(Bloomberg) – Las Vegas Strip casino gambling revenue declined for the eighth straight month in August as cash-strapped U.S. consumers curbed entertainment and travel spending because of an economic slowdown.
Gambling proceeds from the Strip fell 7.4 percent to USD 494 million in August, Nevada’s Gaming Control Board said today.
Casino revenue at the largest U.S. gambling center slid 6.7 percent to USD 4.21 billion this year through August as U.S. consumers struggled with higher gasoline and food prices, declining home values, job losses and the worst financial crisis since the Great Depression.
„Third-quarter results could prove to be challenging statewide, as September weakness could be greater than August revenue figures,“ Dennis Farrell, a debt analyst with Wachovia Capital Markets LLC in Charlotte, North Carolina, said today in a note to clients. August probably „benefited from higher international visitation and a favorable operating calendar.“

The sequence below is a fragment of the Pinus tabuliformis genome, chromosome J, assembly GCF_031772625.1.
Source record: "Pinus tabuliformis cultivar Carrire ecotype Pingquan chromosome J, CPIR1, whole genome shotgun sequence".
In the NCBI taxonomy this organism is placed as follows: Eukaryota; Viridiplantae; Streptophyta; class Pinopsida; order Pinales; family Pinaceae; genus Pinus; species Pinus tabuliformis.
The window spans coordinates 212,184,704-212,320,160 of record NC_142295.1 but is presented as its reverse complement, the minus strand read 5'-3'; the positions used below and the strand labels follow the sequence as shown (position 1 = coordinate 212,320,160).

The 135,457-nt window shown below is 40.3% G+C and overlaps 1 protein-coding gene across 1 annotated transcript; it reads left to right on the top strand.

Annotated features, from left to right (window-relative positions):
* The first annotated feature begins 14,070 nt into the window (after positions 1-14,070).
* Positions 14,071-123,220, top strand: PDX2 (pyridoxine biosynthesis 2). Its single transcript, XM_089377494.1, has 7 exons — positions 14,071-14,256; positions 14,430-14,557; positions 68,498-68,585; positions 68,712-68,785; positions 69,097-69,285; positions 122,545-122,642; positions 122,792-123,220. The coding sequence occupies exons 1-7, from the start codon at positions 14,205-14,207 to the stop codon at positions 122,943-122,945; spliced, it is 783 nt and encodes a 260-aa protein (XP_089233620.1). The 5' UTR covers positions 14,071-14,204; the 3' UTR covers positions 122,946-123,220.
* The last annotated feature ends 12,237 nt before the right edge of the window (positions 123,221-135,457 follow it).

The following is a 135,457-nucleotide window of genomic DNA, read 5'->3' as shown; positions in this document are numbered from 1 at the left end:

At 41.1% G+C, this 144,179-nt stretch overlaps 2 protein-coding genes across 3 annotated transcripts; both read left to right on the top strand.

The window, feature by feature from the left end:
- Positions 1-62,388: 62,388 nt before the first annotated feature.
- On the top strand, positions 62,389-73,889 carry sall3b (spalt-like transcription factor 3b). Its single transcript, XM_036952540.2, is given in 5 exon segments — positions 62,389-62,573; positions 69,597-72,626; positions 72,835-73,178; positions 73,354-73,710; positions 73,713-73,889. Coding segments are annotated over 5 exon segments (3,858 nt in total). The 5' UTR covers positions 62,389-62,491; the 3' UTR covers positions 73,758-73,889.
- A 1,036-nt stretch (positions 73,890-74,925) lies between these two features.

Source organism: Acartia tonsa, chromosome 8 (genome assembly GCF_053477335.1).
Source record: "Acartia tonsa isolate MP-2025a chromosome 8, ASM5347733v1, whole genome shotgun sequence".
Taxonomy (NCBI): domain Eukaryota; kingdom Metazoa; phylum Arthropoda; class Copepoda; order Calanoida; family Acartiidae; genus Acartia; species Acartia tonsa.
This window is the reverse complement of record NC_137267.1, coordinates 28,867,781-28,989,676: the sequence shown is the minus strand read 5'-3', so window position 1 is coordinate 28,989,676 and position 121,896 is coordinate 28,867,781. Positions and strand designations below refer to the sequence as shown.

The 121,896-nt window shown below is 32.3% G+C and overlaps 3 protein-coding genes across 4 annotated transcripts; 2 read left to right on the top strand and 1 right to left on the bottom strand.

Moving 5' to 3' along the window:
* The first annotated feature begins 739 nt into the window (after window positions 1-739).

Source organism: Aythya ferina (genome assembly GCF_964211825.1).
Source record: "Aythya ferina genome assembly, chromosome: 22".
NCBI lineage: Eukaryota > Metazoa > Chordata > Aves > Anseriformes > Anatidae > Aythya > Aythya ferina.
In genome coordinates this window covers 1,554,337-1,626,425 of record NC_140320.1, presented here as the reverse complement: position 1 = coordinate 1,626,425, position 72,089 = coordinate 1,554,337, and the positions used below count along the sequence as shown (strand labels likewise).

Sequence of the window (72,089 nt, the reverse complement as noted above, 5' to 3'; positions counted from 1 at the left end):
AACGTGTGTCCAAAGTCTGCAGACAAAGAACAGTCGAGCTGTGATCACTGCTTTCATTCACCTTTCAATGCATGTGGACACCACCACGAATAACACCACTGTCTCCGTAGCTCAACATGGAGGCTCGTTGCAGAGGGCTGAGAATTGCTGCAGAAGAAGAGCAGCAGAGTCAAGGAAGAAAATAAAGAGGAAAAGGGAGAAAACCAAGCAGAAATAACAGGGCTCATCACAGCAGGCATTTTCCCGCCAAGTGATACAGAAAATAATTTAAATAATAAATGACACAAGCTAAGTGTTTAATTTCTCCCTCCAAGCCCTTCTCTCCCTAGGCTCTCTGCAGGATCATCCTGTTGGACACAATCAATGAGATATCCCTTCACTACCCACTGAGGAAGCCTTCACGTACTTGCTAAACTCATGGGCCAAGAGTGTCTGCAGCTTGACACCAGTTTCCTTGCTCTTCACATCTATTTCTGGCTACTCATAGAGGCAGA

Revenue for all casinos in Nevada retreated 8.1 percent to USD 934.1 million in August from a year earlier, when the month had one less weekend. Proceeds for Clark County, which includes downtown Las Vegas as well as the Strip, fell 9.4 percent to USD 759.3 million, according to the board’s statement.
The slump prompted Boyd Gaming Corp. to delay construction of its USD 4.75 billion Echelon resort development. Moody’s Investors Services Inc. in July initiated multiple reviews of gambling companies with business on the Strip.
Boyd fell 13 percent to USD 6.15 at 4:15 p.m. in New York Stock Exchange composite trading, Las Vegas Sands Corp. dropped 17 percent to USD 13.85, while MGM Mirage declined 8.4 percent to USD 16.26. Wynn Resorts Ltd. slid 6.6 percent to USD 56.24 on the Nasdaq Stock Market.
Atlantic City, the second-biggest U.S. gambling center after the Strip, will report September gambling data tomorrow.